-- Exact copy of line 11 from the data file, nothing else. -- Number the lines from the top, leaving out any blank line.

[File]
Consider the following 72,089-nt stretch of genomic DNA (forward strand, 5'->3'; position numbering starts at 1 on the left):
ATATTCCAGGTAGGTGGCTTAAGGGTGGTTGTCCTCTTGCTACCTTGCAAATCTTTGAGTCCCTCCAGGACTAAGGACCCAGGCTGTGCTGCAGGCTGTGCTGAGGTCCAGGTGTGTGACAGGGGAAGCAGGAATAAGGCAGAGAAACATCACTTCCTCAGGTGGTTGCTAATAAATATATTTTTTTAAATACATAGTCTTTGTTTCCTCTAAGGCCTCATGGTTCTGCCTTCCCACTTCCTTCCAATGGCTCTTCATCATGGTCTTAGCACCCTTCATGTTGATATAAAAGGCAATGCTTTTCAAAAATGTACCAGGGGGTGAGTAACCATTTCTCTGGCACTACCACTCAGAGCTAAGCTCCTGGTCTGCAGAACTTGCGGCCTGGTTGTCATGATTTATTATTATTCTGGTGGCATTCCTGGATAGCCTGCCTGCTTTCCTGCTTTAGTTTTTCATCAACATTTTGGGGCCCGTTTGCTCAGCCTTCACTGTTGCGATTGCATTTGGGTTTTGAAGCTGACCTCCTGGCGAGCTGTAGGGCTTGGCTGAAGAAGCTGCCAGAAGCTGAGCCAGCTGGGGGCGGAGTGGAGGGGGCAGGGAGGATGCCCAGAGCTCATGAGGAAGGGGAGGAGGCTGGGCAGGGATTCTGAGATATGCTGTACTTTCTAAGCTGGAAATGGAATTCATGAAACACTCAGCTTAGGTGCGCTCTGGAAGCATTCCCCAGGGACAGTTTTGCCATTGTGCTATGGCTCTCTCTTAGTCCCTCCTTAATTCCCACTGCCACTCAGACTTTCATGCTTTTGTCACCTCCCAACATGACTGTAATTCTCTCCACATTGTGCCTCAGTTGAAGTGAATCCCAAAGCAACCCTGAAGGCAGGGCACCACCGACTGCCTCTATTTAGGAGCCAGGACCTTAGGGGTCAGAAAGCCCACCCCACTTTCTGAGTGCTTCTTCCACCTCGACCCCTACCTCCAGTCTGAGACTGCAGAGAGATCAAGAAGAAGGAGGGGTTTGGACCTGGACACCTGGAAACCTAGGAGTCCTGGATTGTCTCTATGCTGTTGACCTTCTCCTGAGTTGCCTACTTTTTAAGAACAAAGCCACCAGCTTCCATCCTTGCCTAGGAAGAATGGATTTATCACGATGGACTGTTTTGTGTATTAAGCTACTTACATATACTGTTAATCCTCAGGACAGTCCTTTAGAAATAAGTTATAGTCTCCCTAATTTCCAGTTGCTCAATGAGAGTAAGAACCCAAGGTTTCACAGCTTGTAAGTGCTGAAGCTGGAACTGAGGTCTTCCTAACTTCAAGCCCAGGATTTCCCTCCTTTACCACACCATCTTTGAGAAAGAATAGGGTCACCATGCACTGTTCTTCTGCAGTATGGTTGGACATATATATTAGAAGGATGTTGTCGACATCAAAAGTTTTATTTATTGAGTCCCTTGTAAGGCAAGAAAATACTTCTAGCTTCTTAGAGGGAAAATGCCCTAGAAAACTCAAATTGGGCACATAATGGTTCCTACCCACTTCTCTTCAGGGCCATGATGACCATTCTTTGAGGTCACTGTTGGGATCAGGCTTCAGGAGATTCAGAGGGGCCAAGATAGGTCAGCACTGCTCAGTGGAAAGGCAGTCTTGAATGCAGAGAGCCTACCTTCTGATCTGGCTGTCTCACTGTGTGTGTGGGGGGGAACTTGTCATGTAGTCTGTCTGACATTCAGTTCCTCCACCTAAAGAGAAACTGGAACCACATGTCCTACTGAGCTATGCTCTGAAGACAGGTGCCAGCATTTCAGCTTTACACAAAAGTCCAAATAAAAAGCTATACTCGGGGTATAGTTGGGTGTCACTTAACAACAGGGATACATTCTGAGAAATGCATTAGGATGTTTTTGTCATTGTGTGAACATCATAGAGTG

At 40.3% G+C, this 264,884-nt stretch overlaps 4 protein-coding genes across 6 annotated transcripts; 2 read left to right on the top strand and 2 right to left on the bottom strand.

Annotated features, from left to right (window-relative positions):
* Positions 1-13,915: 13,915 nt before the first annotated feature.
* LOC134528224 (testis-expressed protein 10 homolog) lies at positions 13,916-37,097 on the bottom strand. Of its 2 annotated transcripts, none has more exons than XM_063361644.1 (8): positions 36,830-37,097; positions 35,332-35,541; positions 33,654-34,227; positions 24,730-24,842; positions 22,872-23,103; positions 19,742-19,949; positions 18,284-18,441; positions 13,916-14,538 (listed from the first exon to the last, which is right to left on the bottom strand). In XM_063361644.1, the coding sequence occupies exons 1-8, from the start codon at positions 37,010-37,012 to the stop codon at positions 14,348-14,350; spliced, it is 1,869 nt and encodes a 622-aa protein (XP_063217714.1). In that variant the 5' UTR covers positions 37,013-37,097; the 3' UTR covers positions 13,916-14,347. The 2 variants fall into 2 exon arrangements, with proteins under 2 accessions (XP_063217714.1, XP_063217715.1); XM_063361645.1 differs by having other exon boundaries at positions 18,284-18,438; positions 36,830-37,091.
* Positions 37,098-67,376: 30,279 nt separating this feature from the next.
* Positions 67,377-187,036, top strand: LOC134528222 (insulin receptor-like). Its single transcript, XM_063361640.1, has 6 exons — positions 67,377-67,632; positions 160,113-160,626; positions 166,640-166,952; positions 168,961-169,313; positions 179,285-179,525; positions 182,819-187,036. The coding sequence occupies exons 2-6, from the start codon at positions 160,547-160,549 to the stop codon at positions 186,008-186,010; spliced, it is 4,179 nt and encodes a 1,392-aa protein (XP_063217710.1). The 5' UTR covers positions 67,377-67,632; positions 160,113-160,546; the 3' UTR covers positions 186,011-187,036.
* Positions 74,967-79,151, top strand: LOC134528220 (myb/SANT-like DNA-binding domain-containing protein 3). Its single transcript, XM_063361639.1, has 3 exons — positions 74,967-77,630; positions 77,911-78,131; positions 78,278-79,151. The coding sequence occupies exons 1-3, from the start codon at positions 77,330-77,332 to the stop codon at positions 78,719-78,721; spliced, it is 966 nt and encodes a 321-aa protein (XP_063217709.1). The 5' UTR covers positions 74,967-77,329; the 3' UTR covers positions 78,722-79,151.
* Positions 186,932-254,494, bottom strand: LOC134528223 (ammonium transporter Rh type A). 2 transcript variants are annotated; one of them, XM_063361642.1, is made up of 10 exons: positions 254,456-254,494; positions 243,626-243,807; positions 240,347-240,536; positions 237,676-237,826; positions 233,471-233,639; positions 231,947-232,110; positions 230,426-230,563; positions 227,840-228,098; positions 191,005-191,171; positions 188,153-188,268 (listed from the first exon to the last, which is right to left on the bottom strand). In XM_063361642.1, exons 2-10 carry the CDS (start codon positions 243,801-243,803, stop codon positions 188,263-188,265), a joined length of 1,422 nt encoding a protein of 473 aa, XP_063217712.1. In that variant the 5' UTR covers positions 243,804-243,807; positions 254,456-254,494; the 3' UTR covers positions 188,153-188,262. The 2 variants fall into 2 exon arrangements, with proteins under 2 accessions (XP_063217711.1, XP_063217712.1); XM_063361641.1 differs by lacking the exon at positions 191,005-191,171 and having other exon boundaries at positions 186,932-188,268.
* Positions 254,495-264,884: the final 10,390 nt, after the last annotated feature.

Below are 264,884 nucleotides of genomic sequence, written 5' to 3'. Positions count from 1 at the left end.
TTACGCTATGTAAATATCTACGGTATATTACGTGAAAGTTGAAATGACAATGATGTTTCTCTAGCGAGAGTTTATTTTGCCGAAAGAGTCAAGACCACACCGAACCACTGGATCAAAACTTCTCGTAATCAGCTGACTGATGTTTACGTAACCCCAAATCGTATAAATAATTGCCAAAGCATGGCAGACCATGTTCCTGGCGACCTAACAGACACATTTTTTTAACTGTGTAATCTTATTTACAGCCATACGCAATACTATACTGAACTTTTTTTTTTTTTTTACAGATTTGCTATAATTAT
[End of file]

* Positions 254,495-264,884: the final 10,390 nt, after the last annotated feature.